As Good as It Get

Topics: Communication, Nonverbal communication, Obsessive–compulsive disorder Pages: 2 (556 words) Published: May 17, 2013
Brittney Guyton
As Good As It Gets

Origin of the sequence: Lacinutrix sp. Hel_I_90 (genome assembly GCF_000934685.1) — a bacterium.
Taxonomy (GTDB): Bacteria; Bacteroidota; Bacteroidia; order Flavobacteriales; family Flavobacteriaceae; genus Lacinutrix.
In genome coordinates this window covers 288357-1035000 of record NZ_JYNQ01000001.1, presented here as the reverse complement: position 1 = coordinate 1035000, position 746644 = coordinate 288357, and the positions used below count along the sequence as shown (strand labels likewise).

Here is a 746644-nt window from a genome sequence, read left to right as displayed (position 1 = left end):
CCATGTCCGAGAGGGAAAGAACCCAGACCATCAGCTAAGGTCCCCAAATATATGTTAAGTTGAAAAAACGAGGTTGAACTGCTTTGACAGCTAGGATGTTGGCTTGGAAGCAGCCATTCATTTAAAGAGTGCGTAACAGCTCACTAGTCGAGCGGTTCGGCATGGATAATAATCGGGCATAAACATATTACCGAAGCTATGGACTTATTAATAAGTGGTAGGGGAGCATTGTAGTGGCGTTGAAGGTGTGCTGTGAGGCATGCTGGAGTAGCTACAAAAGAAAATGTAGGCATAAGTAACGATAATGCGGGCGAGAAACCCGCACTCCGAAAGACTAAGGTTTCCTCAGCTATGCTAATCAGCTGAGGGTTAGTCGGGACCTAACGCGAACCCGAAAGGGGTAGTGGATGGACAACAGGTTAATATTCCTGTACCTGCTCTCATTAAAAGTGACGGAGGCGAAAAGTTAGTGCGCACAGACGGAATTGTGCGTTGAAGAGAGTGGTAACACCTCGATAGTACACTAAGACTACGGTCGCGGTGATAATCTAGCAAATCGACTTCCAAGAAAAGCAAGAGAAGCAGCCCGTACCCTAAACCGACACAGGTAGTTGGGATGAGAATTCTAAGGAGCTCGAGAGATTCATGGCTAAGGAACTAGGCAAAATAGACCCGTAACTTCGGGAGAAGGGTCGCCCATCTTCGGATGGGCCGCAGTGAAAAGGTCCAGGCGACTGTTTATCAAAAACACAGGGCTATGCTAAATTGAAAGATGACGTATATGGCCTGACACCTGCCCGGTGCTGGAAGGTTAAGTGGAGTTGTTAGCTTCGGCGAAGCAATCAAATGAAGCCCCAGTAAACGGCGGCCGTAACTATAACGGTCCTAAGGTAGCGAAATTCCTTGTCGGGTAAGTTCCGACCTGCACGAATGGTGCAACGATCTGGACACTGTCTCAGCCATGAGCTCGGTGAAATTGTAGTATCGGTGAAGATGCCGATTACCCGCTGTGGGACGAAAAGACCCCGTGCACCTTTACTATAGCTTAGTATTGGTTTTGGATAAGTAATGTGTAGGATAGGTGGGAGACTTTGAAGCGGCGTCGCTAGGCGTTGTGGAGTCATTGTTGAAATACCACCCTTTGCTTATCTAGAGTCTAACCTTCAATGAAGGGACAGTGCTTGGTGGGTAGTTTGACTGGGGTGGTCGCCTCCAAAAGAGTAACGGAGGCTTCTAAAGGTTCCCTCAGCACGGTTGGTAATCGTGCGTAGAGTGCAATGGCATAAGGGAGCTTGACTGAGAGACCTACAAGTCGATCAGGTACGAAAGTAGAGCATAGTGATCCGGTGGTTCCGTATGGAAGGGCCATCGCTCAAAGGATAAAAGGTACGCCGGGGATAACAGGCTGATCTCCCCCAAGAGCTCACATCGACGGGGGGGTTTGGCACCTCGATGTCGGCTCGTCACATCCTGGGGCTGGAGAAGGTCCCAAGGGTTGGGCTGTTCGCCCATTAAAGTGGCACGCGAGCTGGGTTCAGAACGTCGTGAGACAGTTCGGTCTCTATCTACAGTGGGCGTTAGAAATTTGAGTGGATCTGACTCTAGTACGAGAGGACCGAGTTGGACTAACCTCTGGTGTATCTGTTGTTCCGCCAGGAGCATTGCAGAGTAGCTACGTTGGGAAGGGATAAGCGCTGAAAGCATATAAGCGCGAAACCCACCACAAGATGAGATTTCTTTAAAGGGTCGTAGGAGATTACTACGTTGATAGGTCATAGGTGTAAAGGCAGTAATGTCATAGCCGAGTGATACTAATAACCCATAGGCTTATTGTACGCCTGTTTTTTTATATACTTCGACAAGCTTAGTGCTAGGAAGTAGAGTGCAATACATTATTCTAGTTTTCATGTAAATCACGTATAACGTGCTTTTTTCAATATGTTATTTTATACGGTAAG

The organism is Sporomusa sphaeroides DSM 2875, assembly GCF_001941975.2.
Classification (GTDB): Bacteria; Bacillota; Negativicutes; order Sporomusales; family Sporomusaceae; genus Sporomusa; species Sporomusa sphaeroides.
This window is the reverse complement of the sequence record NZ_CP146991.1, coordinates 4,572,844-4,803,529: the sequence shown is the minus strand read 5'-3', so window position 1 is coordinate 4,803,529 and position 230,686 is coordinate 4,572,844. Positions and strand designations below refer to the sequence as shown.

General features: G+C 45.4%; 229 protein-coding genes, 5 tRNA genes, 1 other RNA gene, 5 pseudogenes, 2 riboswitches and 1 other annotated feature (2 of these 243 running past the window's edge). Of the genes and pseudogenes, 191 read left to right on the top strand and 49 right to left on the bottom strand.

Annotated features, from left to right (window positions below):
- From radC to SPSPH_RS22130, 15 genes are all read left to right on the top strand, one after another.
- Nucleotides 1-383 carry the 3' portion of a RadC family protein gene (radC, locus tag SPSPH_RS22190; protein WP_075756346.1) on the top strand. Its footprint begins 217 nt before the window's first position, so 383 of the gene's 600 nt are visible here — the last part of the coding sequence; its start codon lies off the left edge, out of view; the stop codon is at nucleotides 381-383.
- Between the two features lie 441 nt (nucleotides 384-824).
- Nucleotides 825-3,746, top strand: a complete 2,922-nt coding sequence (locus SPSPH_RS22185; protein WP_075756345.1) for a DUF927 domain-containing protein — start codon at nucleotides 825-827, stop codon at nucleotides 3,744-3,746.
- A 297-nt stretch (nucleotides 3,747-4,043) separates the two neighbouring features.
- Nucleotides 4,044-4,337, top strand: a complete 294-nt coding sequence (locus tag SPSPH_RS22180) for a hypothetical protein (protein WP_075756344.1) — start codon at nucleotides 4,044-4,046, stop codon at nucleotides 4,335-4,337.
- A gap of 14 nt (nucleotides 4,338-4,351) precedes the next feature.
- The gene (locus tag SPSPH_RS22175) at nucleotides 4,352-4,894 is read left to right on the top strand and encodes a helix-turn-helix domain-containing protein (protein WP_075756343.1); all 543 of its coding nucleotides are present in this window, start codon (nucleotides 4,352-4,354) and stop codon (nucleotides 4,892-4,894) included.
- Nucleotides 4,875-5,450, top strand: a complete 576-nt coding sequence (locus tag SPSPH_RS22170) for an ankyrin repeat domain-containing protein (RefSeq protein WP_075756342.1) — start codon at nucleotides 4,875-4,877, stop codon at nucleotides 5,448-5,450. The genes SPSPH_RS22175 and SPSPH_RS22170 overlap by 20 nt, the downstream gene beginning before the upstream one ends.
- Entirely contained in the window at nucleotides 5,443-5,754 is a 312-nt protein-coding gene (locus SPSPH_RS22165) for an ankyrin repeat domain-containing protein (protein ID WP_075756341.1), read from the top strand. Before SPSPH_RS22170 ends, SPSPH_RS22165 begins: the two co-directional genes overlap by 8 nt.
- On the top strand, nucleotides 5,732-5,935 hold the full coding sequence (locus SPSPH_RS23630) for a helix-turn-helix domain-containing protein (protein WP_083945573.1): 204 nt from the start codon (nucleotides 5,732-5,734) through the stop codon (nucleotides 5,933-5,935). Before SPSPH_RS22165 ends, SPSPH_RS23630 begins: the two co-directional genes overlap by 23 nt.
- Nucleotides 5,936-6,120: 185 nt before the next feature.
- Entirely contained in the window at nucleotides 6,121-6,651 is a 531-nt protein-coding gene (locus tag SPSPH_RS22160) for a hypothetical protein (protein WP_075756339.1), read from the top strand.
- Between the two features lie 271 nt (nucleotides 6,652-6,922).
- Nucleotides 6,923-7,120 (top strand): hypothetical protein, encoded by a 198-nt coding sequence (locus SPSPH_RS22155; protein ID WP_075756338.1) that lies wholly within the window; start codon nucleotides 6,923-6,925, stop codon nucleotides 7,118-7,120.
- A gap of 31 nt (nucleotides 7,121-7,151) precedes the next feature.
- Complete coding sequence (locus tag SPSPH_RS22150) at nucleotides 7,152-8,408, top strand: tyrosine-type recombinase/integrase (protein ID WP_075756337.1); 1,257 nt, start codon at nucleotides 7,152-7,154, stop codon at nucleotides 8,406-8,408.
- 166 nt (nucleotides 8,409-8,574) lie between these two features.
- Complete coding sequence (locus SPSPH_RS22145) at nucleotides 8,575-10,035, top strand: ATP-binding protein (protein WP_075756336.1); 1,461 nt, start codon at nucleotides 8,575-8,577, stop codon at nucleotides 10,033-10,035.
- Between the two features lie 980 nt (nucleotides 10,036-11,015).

As Good As It Gets is a movie about a clever novelist who has obsessive compulsive disorder. He loves to offend people. He is very blunt, rude, and careless. He goes to a nearby coffee shop nearly everyday order the same thing. He brings his on silverware because he’s afraid of the germs. He wants to be waiting on by the same exact waiter every day; his daily customs drive his life forward. One such routine is eating a calorie-rich diet of flapjacks, bacon, sausage, French fries, three eggs, and extra buttered toast every day, in the same chair, at the same restaurant and served by the same waitress, Carol Connelly. He lives his life in a certain order and if it doesn’t go his way he has a fit. Melvin ignorance begins with a dog being thrown down a garbage shoot; Melvin has quite a problem of saying whatever is on his mind when he is around other people. He met his match with this one particular waiter she was blunt to the point like him. I believe because she was tired and stressed her response to him was different from everyone else. What Melvin liked about the waiter was she didn’t show emotion to his nonsense that much. The only thing that poked her was when he spoke about her sick son. He was able to see his wrong. Then, after Carol missing work to care for her sick son breaks Mr. Udall’s compulsive streak, Mr. Udall hires his editor’s husband, a leading New York pediatrician, to give personalized care to the boy so Carol can come back to work and “serve him eggs.” Not sure if it was because he wanted to help or if he just wanted his eggs. Melvin’s initial meeting with Simon and Frank in the beginning of the movie is a very interesting meet. Their first come across reflects the principal of verbal communication that language and culture reflect each other. Words like “stool pusher,” “faggot,” and “queer” are all used in this initial meeting alone. He arranges his perceptions through stereotyping, and...
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